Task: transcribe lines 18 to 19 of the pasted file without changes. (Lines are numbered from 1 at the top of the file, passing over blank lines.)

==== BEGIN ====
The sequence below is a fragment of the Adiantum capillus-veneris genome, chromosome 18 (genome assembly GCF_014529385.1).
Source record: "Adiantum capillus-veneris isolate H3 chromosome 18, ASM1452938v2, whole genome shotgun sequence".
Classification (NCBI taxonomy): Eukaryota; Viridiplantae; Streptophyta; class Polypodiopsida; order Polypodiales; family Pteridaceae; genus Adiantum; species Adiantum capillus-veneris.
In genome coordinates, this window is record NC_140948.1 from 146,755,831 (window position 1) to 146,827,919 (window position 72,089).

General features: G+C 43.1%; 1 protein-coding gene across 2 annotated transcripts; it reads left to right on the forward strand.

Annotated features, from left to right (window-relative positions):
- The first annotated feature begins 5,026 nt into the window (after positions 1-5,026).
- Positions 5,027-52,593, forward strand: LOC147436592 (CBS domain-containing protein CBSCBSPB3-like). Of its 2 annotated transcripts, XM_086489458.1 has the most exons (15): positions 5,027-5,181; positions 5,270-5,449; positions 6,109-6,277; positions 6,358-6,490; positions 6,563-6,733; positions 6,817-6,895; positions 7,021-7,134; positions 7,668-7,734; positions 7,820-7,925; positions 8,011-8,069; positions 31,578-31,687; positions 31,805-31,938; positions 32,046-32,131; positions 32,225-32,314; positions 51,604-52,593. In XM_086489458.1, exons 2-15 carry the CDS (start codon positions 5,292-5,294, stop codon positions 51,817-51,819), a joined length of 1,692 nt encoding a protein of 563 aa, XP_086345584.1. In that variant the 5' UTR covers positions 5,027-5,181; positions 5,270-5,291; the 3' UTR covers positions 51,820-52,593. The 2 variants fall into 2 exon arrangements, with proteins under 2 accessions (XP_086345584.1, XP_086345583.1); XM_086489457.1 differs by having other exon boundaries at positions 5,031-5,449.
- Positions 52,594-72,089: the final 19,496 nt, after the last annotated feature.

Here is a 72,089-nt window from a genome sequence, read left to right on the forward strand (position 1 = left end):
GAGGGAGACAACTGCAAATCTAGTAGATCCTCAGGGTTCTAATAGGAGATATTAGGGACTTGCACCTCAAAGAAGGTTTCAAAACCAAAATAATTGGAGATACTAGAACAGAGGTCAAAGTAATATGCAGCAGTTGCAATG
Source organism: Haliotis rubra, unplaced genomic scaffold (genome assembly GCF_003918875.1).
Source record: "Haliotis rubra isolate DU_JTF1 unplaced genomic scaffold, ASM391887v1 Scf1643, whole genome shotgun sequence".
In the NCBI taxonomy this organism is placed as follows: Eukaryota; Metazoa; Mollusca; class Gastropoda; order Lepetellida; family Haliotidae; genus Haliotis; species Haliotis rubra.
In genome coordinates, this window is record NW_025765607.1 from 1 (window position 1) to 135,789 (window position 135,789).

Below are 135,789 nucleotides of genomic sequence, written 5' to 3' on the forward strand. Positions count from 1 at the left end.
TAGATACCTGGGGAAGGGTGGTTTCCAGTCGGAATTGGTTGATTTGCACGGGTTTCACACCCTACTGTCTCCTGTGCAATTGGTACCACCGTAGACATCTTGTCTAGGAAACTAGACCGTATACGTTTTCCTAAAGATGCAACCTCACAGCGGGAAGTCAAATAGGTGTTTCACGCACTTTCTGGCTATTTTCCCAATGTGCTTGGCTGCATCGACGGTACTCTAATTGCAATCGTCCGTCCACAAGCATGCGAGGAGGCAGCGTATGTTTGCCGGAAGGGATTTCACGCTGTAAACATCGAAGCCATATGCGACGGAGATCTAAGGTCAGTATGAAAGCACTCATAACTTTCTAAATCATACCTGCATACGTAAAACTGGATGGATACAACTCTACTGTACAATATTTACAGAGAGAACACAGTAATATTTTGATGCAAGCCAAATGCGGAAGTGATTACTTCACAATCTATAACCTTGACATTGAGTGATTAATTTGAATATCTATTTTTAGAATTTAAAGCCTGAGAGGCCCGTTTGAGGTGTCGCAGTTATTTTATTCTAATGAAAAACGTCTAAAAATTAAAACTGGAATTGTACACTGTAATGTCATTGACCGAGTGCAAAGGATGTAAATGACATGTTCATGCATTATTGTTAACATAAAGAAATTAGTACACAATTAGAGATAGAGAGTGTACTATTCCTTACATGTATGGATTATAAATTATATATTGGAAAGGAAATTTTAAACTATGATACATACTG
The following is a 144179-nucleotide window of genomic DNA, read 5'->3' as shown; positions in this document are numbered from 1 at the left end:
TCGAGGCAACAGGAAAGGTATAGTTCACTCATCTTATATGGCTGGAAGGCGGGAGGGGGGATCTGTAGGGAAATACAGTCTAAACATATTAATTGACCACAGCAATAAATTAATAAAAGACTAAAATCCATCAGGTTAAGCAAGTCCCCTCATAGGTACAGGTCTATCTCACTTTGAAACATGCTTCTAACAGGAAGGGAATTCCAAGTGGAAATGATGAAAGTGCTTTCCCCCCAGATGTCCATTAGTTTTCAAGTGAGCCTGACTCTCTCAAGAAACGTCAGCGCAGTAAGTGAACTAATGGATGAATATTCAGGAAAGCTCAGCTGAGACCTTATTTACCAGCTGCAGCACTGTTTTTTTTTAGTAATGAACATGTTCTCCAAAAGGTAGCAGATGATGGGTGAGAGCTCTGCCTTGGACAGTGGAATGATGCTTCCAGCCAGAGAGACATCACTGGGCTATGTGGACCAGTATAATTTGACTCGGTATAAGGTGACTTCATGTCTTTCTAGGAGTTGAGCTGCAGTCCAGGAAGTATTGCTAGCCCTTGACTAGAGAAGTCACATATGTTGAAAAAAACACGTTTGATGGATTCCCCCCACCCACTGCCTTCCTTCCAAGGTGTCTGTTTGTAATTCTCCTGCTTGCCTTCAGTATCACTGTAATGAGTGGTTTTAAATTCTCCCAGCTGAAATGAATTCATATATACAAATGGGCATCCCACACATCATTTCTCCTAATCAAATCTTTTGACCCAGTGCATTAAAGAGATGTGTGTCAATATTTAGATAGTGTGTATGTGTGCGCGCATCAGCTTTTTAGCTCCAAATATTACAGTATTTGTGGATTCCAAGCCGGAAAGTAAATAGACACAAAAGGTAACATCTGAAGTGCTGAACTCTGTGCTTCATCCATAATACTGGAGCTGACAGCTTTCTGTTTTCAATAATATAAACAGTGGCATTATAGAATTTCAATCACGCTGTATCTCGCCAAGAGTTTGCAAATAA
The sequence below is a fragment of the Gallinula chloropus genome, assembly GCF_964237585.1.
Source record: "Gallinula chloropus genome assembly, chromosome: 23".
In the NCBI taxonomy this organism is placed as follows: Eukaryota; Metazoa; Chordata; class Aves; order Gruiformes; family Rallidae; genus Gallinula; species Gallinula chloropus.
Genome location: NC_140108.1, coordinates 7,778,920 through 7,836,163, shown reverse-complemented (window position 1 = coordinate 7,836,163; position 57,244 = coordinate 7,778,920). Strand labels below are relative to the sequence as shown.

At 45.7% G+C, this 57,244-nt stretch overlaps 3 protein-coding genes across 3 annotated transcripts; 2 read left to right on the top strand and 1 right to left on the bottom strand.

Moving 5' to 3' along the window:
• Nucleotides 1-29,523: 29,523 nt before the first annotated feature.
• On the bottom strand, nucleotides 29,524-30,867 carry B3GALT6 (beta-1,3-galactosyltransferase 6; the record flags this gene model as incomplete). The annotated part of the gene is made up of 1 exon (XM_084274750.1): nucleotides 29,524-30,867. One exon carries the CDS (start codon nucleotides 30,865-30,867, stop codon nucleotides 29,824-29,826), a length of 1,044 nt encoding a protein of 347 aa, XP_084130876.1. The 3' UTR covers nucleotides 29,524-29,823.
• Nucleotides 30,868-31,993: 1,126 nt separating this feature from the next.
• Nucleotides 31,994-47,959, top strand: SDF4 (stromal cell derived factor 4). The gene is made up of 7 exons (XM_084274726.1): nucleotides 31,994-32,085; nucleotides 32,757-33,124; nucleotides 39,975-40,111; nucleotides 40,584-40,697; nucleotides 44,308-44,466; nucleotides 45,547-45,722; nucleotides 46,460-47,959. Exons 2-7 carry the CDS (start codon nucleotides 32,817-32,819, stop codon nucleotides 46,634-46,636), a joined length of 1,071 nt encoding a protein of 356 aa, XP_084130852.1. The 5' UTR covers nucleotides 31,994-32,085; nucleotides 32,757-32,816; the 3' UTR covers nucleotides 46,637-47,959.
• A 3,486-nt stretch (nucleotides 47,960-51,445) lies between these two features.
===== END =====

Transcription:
The following is a 144179-nucleotide window of genomic DNA, read 5'->3' as shown; positions in this document are numbered from 1 at the left end:
TCGAGGCAACAGGAAAGGTATAGTTCACTCATCTTATATGGCTGGAAGGCGGGAGGGGGGATCTGTAGGGAAATACAGTCTAAACATATTAATTGACCACAGCAATAAATTAATAAAAGACTAAAATCCATCAGGTTAAGCAAGTCCCCTCATAGGTACAGGTCTATCTCACTTTGAAACATGCTTCTAACAGGAAGGGAATTCCAAGTGGAAATGATGAAAGTGCTTTCCCCCCAGATGTCCATTAGTTTTCAAGTGAGCCTGACTCTCTCAAGAAACGTCAGCGCAGTAAGTGAACTAATGGATGAATATTCAGGAAAGCTCAGCTGAGACCTTATTTACCAGCTGCAGCACTGTTTTTTTTTAGTAATGAACATGTTCTCCAAAAGGTAGCAGATGATGGGTGAGAGCTCTGCCTTGGACAGTGGAATGATGCTTCCAGCCAGAGAGACATCACTGGGCTATGTGGACCAGTATAATTTGACTCGGTATAAGGTGACTTCATGTCTTTCTAGGAGTTGAGCTGCAGTCCAGGAAGTATTGCTAGCCCTTGACTAGAGAAGTCACATATGTTGAAAAAAACACGTTTGATGGATTCCCCCCACCCACTGCCTTCCTTCCAAGGTGTCTGTTTGTAATTCTCCTGCTTGCCTTCAGTATCACTGTAATGAGTGGTTTTAAATTCTCCCAGCTGAAATGAATTCATATATACAAATGGGCATCCCACACATCATTTCTCCTAATCAAATCTTTTGACCCAGTGCATTAAAGAGATGTGTGTCAATATTTAGATAGTGTGTATGTGTGCGCGCATCAGCTTTTTAGCTCCAAATATTACAGTATTTGTGGATTCCAAGCCGGAAAGTAAATAGACACAAAAGGTAACATCTGAAGTGCTGAACTCTGTGCTTCATCCATAATACTGGAGCTGACAGCTTTCTGTTTTCAATAATATAAACAGTGGCATTATAGAATTTCAATCACGCTGTATCTCGCCAAGAGTTTGCAAATAA